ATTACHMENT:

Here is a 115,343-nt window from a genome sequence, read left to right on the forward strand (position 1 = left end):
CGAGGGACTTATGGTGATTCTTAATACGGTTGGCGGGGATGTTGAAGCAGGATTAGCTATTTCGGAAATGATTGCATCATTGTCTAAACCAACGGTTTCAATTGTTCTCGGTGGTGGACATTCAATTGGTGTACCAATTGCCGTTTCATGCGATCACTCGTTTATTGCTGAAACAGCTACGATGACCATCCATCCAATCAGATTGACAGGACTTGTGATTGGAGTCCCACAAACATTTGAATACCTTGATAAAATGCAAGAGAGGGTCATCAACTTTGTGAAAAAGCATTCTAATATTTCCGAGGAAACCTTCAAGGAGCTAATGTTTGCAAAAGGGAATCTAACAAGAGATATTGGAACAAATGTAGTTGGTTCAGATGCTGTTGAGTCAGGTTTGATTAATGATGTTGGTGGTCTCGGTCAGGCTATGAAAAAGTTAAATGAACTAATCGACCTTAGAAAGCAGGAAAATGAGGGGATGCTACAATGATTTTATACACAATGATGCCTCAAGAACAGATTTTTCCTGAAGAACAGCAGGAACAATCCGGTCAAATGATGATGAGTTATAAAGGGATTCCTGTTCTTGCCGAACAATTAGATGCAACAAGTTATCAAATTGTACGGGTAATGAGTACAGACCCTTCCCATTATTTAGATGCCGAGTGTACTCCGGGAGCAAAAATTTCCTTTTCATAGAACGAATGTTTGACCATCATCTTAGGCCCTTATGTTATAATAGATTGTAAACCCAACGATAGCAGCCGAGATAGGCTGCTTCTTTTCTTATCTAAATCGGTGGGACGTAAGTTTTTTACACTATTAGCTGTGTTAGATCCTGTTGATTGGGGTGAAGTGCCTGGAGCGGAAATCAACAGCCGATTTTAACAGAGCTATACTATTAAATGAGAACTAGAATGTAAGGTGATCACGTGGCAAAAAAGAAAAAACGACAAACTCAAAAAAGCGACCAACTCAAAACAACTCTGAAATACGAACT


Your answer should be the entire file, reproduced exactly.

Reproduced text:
Here is a 115,343-nt window from a genome sequence, read left to right on the forward strand (position 1 = left end):
CGAGGGACTTATGGTGATTCTTAATACGGTTGGCGGGGATGTTGAAGCAGGATTAGCTATTTCGGAAATGATTGCATCATTGTCTAAACCAACGGTTTCAATTGTTCTCGGTGGTGGACATTCAATTGGTGTACCAATTGCCGTTTCATGCGATCACTCGTTTATTGCTGAAACAGCTACGATGACCATCCATCCAATCAGATTGACAGGACTTGTGATTGGAGTCCCACAAACATTTGAATACCTTGATAAAATGCAAGAGAGGGTCATCAACTTTGTGAAAAAGCATTCTAATATTTCCGAGGAAACCTTCAAGGAGCTAATGTTTGCAAAAGGGAATCTAACAAGAGATATTGGAACAAATGTAGTTGGTTCAGATGCTGTTGAGTCAGGTTTGATTAATGATGTTGGTGGTCTCGGTCAGGCTATGAAAAAGTTAAATGAACTAATCGACCTTAGAAAGCAGGAAAATGAGGGGATGCTACAATGATTTTATACACAATGATGCCTCAAGAACAGATTTTTCCTGAAGAACAGCAGGAACAATCCGGTCAAATGATGATGAGTTATAAAGGGATTCCTGTTCTTGCCGAACAATTAGATGCAACAAGTTATCAAATTGTACGGGTAATGAGTACAGACCCTTCCCATTATTTAGATGCCGAGTGTACTCCGGGAGCAAAAATTTCCTTTTCATAGAACGAATGTTTGACCATCATCTTAGGCCCTTATGTTATAATAGATTGTAAACCCAACGATAGCAGCCGAGATAGGCTGCTTCTTTTCTTATCTAAATCGGTGGGACGTAAGTTTTTTACACTATTAGCTGTGTTAGATCCTGTTGATTGGGGTGAAGTGCCTGGAGCGGAAATCAACAGCCGATTTTAACAGAGCTATACTATTAAATGAGAACTAGAATGTAAGGTGATCACGTGGCAAAAAAGAAAAAACGACAAACTCAAAAAAGCGACCAACTCAAAACAACTCTGAAATACGAACT